New federal legislation will make it easier for communities to create safe consumption sites.

Feds step up dealing with opiate crisis

Under new legislation, it is going to be easier for communities to set up safe drug consumption sites.

Under new legislation, it is going to be easier for communities to set up safe injection sites.

“Extraordinary realities require extraordinary measures,” said Jane Philpott, federal minister of health, adding that she hopes bill C-37 will be expedited, “given that people are dying every day.”

“Bill C-37 proposes to simplify the legislative requirements for communities that want and need to open and operate supervised consumption sites,” said Phillpott.

Phillpott said Canada is facing a serious and growing public health matter in the ongoing opiate crisis and Bill C-37 provides tools to deal with it.

“It will replace the national anti-drug strategy. It will re-frame problematic substance use as a public health issue it is,” said Phillpott. “We will reinstate harm reduction as a key pillar in this strategy.”

The new bill replaces the 26 application criteria in previous legislation with a general requirement that the site in question must demonstrate public health and safety benefits. The minister will then be able to approve a proposed site based on five criteria: need, community consultation, the affect on crime and whether regulatory systems and resources are in place.

“The evidence is clear. Well established and well maintained consumption sites save lives,” said Phillpott.

On the enforcement side, the Canada Border Services Agency will be given tools to intercept fentanyl and fentanyl precursors at the border.

“We also need to toughen and tighten our borders here at home,” said Ralph Goodale, minister of public safety and emergency preparedness.

The CBSA will be given increased authority to inspect packages coming in from offshore. Tools used to create pills, like pill presses and encapsulators will now require pre-approval before being brought into Canada.

“Border officers need this authority to help save Canadian lives,” said Goodale, pointing out that as little as 30 grams of pure fentanyl could make 15,000 doses.

Related:

More overdoses as fentanyl epidemic grows in Penticton

Fentanyl crisis in Penticton as overdose numbers spike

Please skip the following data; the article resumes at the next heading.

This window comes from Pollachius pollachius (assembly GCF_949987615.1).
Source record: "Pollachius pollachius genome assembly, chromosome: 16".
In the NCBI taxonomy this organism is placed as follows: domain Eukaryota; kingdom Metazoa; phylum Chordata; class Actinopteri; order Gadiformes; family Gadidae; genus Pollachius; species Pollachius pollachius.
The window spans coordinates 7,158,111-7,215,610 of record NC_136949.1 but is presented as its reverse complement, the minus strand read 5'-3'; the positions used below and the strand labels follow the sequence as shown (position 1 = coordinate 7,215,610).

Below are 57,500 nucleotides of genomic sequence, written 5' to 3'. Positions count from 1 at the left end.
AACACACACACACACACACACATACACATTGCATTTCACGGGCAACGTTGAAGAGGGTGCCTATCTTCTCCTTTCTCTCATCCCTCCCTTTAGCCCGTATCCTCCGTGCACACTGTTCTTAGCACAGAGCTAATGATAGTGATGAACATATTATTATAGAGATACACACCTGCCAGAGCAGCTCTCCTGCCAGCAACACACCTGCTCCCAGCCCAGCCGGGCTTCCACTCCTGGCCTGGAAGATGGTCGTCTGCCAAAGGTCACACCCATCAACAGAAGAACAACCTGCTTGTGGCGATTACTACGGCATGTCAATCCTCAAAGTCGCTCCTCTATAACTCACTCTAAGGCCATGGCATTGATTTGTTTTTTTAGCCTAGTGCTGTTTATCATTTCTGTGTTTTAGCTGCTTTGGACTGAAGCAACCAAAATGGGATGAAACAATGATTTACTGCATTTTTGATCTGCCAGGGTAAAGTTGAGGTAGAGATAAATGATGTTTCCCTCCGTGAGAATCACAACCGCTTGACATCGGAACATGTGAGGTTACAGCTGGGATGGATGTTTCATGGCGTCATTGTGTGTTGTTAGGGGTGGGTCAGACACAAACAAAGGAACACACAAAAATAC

Just Posted

UPDATE: Tsunami warning cancelled for coastal British Columbia

Warning issued following 7.9 earthquake off Kodiak, AK

Princeton grapples with zoning errors

Bylaws are housekeeping items: CAO

Town pitches in to help homeless man on bicycle

Sixty-one-year-old was hauling his possessions from Penticton to Hope

Coal dust escaping rail cars spurs petition

Local governments on board with Shuswap resident’s request for better control of escaping particulate

Mamas for Mamas founder survives with new lease on life

Kelowna’s Shannon Christensen escaped a dangerous situation and lived to tell about it

Tsunami warnings 101: Canada

Here are some things to know about tsunami alerts in Canada and how they work

Drawings connect autistic student with the world

Leifen Mitchell-Banks creates colourful cartoon characters at Salmon Arm Secondary.

Andrew Scheer on trade, Trump and Trudeau

Canada’s Conservative leader begins three-day visit to B.C.

10 Safeways in Lower Mainland to close, union says

Locations in Vancouver, Burnaby, Surrey, Coquitlam, Richmond and Mission slated to shut

Victims restrained, sex toys and cash stolen from B.C. adult store

Armed suspects sought in adult store robbery

Vancouver Islanders ponder need for tsunami siren song

Alarm sounds in Port Alberni but not at the DND base in Esquimalt

Babcock, Goyette and Smyth honoured at Order of Hockey in Canada

Mike Babcock, from Saskatoon, guided the Detroit Red Wings to a Stanley Cup in 2008

Bell Canada alerts customers who may be affected by latest data breach

Federal Office of the Privacy Commissioner said it had been notified

‘The tsunami alarm failed my household’: North Coast residents concerned over sirens, alerts

People living in northern communities share how they learned about Tuesday’s tsunami warning

Most Read